|Area||13,000 m2 (140,000 sq ft)|
|Length||480 m (1,570 ft)|
|Width||200 m (700 ft)|
Munkholmen (Norwegian: Monk's islet) is an islet in the municipality of Trondheim in Trøndelag county, Norway. The 13,000-square-metre (3.2-acre) island sits in the Trondheimsfjord about 1.3 kilometres (0.81 mi) northwest of the island of Brattøra and the mouth of the river Nidelva in the center of the city of Trondheim. The islet has served as a place of execution, a monastery, a fortress, prison, and a World War II anti-aircraft gun station. Today, Munkholmen is a popular tourist attraction and recreation site. 
In the years prior to the founding of the city of Trondheim in 997 by King Olav Tryggvason, Munkholmen had been used as an execution site by the Jarls of Lade. The arrival of Olav Tryggvason to Norway in 995 coincided with a revolt against Haakon Sigurdsson, who was killed by Tormod Kark. The severed heads of both Haakon and Kark were placed on stakes on Munkholmen facing out into the fjord to serve as a warning to visitors. The tradition of displaying the severed heads of criminals and political opponents was continued for some time, but the heads were now placed so that they faced the city of Trondheim to deter its citizens from committing crimes.
The term Munkholmen was not originally in common usage. Rather, the site was known as the location of the monastery at Nidarholm. In the early 12th century, and possibly even earlier, Benedictine monks lived on the island in Nidarholm Abbey. The monastery burned down three times during the Middle Ages, the last time in 1531. By the time that Lutheran Protestantism came to Trondheim, the buildings had fallen into decay and the former monastery came under the ownership of the royal estate in Trondheim. The monastery buildings disappeared during the 17th century as Munkholmen was fortified.
Fort and prison
Construction of a fort on the island began in 1658 following the Swedish siege of Trondheim during the Dano-Swedish War in 1658-1660. When it was completed in 1661, the fort was also used as a state prison for society's rejects. Count Peder Griffenfeld, Munkholmen's most famous prisoner, was transferred from the fortress of Copenhagen in 1671. Griffenfeld was kept at Munkholmen for 18 years, after which he was released, having contracted a terminal illness. From 1700 to 1704, the commander of the fort was Major Curt Christoph von Koppelow. The fort remained in operation until 1893.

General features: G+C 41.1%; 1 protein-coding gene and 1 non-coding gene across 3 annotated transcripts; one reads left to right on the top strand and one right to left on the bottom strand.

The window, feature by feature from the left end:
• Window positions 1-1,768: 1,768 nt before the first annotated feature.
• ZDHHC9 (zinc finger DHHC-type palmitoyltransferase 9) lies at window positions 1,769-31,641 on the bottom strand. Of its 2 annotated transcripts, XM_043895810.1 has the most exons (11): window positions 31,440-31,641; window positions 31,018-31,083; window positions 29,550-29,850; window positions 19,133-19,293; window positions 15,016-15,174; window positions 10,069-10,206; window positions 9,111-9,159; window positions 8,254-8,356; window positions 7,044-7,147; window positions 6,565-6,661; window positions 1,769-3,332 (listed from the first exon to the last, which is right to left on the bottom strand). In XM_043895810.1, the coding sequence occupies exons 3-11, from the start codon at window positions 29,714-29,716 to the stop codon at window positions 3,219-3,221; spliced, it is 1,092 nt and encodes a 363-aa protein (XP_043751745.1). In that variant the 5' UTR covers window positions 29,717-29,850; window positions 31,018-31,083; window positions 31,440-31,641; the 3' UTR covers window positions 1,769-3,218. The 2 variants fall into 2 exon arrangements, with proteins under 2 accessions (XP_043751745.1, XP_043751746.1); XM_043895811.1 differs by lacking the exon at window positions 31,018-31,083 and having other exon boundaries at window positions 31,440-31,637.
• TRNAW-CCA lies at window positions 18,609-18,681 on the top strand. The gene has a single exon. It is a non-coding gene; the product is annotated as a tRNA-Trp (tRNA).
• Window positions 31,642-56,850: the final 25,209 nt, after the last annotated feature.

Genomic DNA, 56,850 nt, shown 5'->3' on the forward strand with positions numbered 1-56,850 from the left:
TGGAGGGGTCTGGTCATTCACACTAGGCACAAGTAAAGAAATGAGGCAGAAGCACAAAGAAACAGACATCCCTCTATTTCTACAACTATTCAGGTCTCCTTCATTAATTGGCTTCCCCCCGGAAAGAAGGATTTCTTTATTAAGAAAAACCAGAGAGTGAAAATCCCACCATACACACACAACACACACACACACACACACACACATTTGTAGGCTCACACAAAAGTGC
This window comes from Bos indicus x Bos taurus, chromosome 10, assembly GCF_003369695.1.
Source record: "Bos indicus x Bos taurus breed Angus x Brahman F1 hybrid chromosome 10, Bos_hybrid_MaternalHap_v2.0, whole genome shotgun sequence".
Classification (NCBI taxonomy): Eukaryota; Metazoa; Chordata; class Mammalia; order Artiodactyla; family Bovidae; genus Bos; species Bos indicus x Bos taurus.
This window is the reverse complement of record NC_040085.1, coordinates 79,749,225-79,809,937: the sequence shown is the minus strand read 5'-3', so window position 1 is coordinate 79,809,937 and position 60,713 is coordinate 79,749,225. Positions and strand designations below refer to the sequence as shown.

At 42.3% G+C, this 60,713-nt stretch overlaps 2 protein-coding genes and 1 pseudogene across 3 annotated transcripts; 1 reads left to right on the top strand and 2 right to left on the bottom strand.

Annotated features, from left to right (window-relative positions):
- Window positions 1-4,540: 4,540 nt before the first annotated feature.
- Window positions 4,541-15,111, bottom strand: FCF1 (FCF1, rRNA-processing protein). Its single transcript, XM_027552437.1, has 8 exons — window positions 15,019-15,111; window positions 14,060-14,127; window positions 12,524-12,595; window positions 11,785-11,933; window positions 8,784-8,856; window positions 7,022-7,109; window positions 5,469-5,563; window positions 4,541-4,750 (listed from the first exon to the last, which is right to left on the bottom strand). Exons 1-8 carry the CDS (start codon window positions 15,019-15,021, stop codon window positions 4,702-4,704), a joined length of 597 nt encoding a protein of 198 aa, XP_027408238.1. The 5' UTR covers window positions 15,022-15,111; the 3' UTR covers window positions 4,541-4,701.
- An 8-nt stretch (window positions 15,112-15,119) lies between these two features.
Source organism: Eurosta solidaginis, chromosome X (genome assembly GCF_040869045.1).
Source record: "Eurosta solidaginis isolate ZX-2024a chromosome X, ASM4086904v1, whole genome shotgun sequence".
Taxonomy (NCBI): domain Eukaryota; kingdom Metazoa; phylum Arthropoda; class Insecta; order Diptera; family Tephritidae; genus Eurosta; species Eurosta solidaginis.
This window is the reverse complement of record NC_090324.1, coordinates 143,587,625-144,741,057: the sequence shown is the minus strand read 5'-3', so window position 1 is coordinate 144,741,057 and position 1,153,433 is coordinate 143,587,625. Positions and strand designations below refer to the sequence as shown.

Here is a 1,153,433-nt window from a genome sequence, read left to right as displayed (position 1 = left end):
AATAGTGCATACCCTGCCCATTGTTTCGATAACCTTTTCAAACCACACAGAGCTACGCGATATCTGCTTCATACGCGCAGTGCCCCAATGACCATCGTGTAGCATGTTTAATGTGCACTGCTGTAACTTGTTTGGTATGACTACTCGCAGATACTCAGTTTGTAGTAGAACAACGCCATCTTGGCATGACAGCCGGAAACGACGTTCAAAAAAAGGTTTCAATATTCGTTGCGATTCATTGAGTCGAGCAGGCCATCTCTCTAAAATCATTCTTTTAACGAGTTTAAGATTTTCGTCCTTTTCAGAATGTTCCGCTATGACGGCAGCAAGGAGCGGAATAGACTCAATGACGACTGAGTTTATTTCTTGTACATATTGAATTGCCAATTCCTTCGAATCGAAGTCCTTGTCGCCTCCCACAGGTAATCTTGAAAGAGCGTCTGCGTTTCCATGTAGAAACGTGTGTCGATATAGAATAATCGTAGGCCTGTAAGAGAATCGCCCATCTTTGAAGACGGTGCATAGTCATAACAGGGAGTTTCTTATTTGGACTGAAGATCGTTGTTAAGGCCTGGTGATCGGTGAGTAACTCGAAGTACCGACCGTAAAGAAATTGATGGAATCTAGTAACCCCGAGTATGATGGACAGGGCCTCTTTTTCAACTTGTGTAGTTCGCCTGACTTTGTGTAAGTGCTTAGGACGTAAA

Nazi Germany invaded and occupied Norway in 1940. After capturing Trondheim early on in the Norwegian Campaign, the Germans quickly established a submarine base, exploiting the natural protection provided by the fjord. At this time, Munkholmen was fitted with anti-aircraft weaponry. A large portion of the fort was retrofitted to hold ammunition, and the flooring planks were nailed in with wooden nails to prevent explosions caused by soldiers' boots striking metal nails. The German occupying forces remained in Norway until the end of the war in Europe in May 1945. Remnants of the installation still exist in the upper levels of the fort.
Tourism and recreation
Today, Munkholmen is a popular summertime tourist attraction and hangout for residents of Trondheim. From May to September, boats depart from Ravnkloa on a regular basis. Once on the island, visitors can take a guided tour (in English and Norwegian) or roam freely. There's also a small cafe/restaurant available.
- "Munkholmen". trondheim.com. Retrieved 2017-06-01.
- "Munkholmens historie". munkholmen.no. Retrieved 2017-06-01.
- Trondheim: The Historical Capital of Norway. Translated by Clark, Magnus. Trøndersk Forlag AS. ISBN 9788292305010.
- Rosvold, Knut A., ed. (2012-06-02). "Munkholmen". Store norske leksikon (in Norwegian). Kunnskapsforlaget. Retrieved 2018-03-18.
- "Nidarholm kloster i Trondheim" (in Norwegian). Den Katolske Kirke. Retrieved 2017-06-01.
- Rian, Øystein, ed. (2009-02-13). "Peter Griffenfeld". Norsk biografisk leksikon (in Norwegian). Kunnskapsforlaget. Retrieved 2018-03-18.
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